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Regional Effects

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The great power of a being makes it a problem for people nearby.

This trope has been Nuked
Proposed By:
bulmabriefs144 on Jan 1st 2018 at 5:09:41 PM
Last Edited By:
bulmabriefs144 on Jan 22nd 2018 at 8:01:11 AM
Name Space: Main
Page Type: trope

Up for Grabs, Needs a Better Description (I just want to add this one, but the way it's written, I can't seem to keep it from sounding like Power Incontinence, which it isn't)

Although this looks like Power Incontinence, the difference is that this is not necessarily a lack of control of their power. Conscious control, that is.

It's like this. When you learn to control your powers, you can get a grip on how to not make them hurt others while focusing. The problem isn't control of one's powers. The problem is the powers themselves, or rather the unconscious portions of having powers.

Maybe it is just that their Power Levels are so much higher than those around them, maybe it's the nature of their abilities to act on emotions (making it very dangerous to be near them during issues like depression), or maybe they had a bad dream that is messing with people without their intending it. Simply standing near the Battle Aura of the person may be enough for the passerby to develop a Psychic Nosebleed.

Effectively, this is With Great Power Comes Great Insanity only for everyone around you, among other effects, typically based around the user. See also Fisher King for the Reality Warper version of this.

The term is based on the Dungeons & Dragons 5th Edition Monster Manual, which offers particularly strong creatures passive abilities known as Regional Effects. Such powers can extend beyond their location and may even persist after their death (for awhile, anyway). It was originally known as Psychic Fallout, because of the tendency for telepathic characters to have this trait far more often than others, and for it to resemble nuclear fallout.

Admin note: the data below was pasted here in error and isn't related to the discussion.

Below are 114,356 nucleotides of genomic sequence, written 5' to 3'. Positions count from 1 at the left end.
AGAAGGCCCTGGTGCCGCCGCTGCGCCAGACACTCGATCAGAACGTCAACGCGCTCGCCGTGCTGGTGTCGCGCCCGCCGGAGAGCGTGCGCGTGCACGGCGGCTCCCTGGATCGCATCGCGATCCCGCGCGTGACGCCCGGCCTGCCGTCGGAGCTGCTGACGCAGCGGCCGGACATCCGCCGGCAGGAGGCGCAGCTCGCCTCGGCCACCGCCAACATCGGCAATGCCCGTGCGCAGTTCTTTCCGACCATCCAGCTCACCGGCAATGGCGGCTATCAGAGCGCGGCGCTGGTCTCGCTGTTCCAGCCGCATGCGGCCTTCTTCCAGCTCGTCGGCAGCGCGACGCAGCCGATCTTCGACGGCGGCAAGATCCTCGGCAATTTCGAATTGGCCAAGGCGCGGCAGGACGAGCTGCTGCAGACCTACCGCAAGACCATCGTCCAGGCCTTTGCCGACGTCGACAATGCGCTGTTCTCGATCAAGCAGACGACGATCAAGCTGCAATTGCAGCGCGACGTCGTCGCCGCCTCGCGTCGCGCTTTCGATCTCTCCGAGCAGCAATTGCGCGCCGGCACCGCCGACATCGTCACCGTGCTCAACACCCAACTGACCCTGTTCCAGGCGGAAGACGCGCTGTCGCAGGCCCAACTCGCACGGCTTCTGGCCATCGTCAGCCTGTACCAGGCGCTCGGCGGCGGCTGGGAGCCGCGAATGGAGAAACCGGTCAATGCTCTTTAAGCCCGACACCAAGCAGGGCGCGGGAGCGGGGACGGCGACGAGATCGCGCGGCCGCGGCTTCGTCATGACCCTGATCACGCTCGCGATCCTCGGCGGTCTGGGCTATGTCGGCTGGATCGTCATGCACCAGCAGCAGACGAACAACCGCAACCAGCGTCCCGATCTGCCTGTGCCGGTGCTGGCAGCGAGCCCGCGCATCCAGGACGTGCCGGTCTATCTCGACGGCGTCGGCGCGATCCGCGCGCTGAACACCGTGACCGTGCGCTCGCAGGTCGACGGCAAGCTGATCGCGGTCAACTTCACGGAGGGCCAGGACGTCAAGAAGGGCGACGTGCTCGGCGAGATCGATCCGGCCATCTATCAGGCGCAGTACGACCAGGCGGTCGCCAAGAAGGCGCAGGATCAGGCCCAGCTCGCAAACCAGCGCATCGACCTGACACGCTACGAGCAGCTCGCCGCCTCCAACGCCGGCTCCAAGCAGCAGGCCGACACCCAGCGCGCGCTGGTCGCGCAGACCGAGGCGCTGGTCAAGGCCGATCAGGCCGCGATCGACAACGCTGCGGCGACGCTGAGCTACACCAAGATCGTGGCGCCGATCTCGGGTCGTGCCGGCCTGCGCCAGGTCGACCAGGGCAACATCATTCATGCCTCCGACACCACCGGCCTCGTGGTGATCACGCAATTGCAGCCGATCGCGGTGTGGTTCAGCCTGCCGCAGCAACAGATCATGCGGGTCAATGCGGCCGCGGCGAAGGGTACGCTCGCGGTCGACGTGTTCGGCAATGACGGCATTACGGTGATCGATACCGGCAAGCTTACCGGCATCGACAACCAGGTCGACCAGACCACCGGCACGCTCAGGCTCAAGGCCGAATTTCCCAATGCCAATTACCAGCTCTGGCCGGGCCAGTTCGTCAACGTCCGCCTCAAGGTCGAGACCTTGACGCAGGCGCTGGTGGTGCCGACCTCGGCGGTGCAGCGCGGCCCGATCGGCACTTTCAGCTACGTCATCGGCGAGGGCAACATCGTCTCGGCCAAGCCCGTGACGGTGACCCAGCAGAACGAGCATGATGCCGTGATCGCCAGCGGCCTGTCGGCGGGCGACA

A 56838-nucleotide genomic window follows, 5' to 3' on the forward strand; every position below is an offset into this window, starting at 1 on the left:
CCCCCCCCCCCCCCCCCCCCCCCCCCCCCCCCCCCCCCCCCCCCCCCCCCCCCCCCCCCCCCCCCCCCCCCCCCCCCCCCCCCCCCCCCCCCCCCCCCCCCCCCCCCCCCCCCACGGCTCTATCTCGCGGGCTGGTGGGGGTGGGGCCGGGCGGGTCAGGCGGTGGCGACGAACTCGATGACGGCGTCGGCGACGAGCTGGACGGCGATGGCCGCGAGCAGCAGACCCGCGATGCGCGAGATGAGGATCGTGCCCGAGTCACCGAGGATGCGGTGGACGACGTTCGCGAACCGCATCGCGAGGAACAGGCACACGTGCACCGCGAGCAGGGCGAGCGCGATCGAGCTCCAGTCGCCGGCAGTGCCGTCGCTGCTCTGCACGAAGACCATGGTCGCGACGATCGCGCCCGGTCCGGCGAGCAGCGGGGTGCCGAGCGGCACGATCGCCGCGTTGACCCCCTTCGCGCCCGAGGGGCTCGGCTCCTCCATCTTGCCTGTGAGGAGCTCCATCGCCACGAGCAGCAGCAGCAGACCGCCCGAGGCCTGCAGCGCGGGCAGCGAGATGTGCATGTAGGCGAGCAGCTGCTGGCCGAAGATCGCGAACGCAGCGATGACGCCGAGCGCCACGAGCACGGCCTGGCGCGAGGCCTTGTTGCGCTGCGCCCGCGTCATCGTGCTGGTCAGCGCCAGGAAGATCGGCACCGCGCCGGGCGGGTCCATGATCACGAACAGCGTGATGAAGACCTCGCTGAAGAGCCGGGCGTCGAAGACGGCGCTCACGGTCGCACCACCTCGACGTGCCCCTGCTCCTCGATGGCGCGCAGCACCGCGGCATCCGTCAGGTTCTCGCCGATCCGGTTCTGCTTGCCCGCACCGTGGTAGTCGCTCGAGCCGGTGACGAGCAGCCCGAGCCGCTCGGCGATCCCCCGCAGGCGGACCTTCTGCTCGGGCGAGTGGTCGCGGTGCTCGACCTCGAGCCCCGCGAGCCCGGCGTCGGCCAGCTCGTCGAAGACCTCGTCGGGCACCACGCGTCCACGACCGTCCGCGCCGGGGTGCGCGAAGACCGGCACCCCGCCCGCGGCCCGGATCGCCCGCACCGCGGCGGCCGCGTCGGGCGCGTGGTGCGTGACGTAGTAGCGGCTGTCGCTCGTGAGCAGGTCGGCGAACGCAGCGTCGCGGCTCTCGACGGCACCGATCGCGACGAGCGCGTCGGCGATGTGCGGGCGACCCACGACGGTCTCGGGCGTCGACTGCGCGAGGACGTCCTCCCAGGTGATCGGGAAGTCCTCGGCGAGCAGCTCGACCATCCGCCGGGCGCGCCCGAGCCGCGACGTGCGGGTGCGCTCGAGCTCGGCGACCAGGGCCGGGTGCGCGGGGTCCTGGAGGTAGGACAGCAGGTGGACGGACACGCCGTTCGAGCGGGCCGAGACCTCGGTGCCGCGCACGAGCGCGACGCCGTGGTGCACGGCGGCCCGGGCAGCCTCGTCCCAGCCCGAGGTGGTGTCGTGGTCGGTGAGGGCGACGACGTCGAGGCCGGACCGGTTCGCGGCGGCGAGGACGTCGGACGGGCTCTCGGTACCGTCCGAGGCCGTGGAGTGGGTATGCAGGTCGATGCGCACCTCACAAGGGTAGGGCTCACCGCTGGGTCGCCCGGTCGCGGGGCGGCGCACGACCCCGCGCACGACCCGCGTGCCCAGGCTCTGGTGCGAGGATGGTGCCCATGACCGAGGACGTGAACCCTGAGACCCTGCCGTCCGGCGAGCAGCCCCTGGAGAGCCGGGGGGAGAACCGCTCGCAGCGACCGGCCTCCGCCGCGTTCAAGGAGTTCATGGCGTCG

Examples:

Literature

  • In Harry Potter, all young witches and wizards have little control over their latent magic, and moments of high emotional distress can cause it to be released completely beyond control. Lord Voldemort, however, inverts this trope by finding a way to weaponize this latent magic at a young age to instill fear among the other children at his orphanage, though he still lacked a fine control over it and often would result in his "pranks" going too far.
  • Doctor Who: One of the books follows the Doctor as he enters a cruise that is also a mystery convention full of Expies of various famous mystery characters (and as is usual of the genre, all of a sudden people start getting killed). The twist at the end is that the Miss Marple Expy has psionic powers that she never knew about, and has constantly subconsciously sent out a signal that brainwashed people near her to commit elaborate murders so she could solve them.

Tabletop Games

  • The term is based on the Dungeons & Dragons 5th Edition Monster Manual. These abilities were usually appropriate to the monster, although some were fairly strange (brass dragons apparently can make tracks appear which lead to shelter and water, and away from where the dragon is).

Webcomics

  • Zimmy in Gunnerkrigg Court has the ability to cause vivid hallucinations as a persistent aura. This is usually suppressed by Gamma, and Zimmy can do pretty cool stuff when she actively uses her power.
  • Jean Grey in some of the X-Men series, can sometimes cause issues in those around her, particularly when she becomes stronger, or when she has serious nightmares.
  • Flipside seems to have some sense that powerful mages can literally affect the minds of others.

Western Animation

  • In Justice League, Ace has powers that can alter reality around her, and if out of control, they can cause serious psychological damage to those around her (such has, tragically, her parents).. CADMUS takes her into their care and teaches her how to gain some semblance of control over those powers in the name of keeping her as a potential weapon to turn against the Justice League, but this only causes her to become bitter and leads to her nearly permanently altering reality mere hours before her death.
  • In one episode of Teen Titans, Starfire and Raven find that their minds have been forced into the other's bodies, complete with powers. Starfire, emotive and full of expression, inadvertently causes all sorts of mayhem around the two of them because Raven's powers stem from her emotions, and letting them run wild means that they will cause several problems when not reined in.

Feedback: 14 replies

Jan 1st 2018 at 5:12:11 PM

This needs help with the description. I'm not actually sure if it works better as a general power aura that is unconscious or only applies to psychic power.